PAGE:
Notes regarding later reign marks:
This is the name of the palace of the Daoguang emperor, located in the Yuanmingyuan park. Porcelain bearing this mark, if genuine, would have been used by the Daoguang emperor and thus be imperial porcelain.
Porcelain marked ‘Dayazhai’ (大雅斋) was fired during the first two years of the Guangxu reign at the Jingdezhen kiln. Porcelain bearing this mark, if genuine, would have been produced as tribute for empress dowager Cixi. The Qing government was at the time intent on restoring the declined ceramics industry flourish anew.
Other marks also found on items made for Cixi are:
天下一家春 (Tianxia Yijia Chun) -- this mark is usually found together with the Dayazhai mark on the same item.
體和殿 (Ti-He Palace Hall) -- another mark found on items made for the use of Cixi.
Note: Dayazhai is usually written on the outside of the item; it is always accompanied by a second, red mark. Both are also found in late Qing/early republic items, that are not of the period.
This mark was mainly used in the 18th century with snuff bottles and other small items made by enamelling. The mark would apply to any enamelled item, no matter wether the enamelling was done on porcelain, glass or metal.
As these decorations were all applied within the palace premises, this type of item was virtually unknown to the general population. It was/is actually imperial ware. Items decorated in this manner became only known ouside the palace towards the end of the Qing dynasty and early republic period, when items from within the palace started appearing outside.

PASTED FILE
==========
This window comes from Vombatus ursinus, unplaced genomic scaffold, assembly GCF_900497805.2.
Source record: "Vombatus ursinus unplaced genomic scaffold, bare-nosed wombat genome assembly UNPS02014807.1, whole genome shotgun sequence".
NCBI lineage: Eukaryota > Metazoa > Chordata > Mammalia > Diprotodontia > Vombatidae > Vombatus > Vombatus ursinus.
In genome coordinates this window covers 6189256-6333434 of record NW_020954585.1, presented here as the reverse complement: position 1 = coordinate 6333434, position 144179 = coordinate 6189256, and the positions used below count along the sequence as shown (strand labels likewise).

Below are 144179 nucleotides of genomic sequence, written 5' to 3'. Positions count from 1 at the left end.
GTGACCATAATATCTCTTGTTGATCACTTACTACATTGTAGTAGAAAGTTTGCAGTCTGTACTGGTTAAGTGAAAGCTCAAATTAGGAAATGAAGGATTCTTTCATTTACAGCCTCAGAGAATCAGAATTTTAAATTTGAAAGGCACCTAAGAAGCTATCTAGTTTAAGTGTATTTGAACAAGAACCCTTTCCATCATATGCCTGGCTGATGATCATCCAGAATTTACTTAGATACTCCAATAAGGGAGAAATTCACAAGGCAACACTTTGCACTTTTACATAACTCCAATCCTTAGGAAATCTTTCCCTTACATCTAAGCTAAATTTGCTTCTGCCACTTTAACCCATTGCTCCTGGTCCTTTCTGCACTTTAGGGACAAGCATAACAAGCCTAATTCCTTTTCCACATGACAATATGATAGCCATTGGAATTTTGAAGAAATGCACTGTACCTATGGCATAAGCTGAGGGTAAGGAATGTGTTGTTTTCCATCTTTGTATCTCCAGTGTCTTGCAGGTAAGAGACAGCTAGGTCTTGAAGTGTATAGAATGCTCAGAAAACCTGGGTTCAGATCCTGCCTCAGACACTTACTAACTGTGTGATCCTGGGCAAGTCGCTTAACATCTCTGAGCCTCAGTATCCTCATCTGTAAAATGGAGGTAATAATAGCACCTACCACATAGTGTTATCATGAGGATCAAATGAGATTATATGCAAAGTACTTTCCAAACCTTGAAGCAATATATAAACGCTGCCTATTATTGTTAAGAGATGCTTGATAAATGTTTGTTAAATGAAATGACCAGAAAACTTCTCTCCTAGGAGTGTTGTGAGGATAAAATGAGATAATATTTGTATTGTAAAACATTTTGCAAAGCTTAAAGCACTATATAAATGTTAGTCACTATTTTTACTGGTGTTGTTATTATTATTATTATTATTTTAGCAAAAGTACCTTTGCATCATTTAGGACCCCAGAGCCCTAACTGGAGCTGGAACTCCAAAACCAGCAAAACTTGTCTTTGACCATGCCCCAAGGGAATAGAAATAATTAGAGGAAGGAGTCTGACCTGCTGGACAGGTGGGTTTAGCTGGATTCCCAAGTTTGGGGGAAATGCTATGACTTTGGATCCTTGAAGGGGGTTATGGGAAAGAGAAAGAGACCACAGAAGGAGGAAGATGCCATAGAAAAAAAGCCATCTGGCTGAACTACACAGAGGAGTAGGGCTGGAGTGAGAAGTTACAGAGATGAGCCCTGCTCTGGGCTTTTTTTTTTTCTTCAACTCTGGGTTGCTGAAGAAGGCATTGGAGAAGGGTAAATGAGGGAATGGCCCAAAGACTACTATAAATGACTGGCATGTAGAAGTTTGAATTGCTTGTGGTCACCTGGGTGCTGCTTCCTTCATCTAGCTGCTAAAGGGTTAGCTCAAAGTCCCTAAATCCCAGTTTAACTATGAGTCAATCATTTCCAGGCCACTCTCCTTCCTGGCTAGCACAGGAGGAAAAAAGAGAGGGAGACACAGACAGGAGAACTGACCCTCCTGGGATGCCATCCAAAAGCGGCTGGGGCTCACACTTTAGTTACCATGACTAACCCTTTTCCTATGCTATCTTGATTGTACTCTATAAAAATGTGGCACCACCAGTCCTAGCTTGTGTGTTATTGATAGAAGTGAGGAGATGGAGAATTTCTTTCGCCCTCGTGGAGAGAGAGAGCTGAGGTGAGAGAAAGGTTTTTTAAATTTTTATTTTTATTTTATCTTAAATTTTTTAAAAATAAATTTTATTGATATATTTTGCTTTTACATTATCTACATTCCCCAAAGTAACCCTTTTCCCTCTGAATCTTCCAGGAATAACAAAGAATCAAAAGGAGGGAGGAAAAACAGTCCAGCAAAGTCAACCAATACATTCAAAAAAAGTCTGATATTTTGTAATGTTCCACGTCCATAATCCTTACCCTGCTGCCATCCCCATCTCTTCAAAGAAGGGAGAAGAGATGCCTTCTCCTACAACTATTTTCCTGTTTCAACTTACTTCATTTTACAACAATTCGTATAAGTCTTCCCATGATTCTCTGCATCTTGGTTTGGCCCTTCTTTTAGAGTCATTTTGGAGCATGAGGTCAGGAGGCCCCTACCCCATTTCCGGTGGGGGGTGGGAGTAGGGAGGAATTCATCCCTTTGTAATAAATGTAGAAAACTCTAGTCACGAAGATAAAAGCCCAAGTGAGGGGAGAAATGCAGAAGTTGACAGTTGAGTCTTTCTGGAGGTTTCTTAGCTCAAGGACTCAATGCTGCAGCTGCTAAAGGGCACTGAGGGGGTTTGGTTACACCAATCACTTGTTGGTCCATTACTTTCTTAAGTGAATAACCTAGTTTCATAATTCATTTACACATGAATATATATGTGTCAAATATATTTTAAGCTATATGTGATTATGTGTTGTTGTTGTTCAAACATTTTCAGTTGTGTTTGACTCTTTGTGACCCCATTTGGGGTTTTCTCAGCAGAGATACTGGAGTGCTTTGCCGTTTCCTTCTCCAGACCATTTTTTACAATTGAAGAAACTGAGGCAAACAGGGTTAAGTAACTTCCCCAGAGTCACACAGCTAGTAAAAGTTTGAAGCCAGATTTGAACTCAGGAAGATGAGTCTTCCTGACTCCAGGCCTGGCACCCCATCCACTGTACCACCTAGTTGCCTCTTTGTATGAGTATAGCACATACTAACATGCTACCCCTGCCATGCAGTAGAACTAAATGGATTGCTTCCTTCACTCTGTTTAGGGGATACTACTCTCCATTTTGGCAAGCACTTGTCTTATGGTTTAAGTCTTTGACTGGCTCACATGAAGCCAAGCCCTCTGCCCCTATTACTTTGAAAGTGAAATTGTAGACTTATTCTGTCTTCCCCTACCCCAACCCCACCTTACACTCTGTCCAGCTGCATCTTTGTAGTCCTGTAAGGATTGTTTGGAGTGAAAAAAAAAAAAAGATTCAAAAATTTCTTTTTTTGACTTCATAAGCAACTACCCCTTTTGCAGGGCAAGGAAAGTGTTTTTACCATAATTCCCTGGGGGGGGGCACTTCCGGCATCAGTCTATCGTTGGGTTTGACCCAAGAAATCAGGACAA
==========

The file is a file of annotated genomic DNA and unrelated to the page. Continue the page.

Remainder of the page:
Jurentang or Juren hall was the original Haiyantang which empress dowager Cixi had renovated.
It was for 83 days the residence of Yuanshikai, who in vain tried during the early republic (1915-16) to make himself emperor, using the reign name of ‘Hongxian.
Porcelain marked 居仁堂製 (Made by Jurentang) was used as a present during that time to honour officials and guests (diplomats). Items bearing this mark had a similar position as imperial porcelain during the Qing dynasty. It is considered the best among the ‘Hongxian’ period porcelain.
* The first three above are considered imperial marks, the last not, because Yuanshikai is considered an usurper.
All of above marks are widely copied on contemporary items. Guyuexuan marks appear mostly on modern snuff bottles.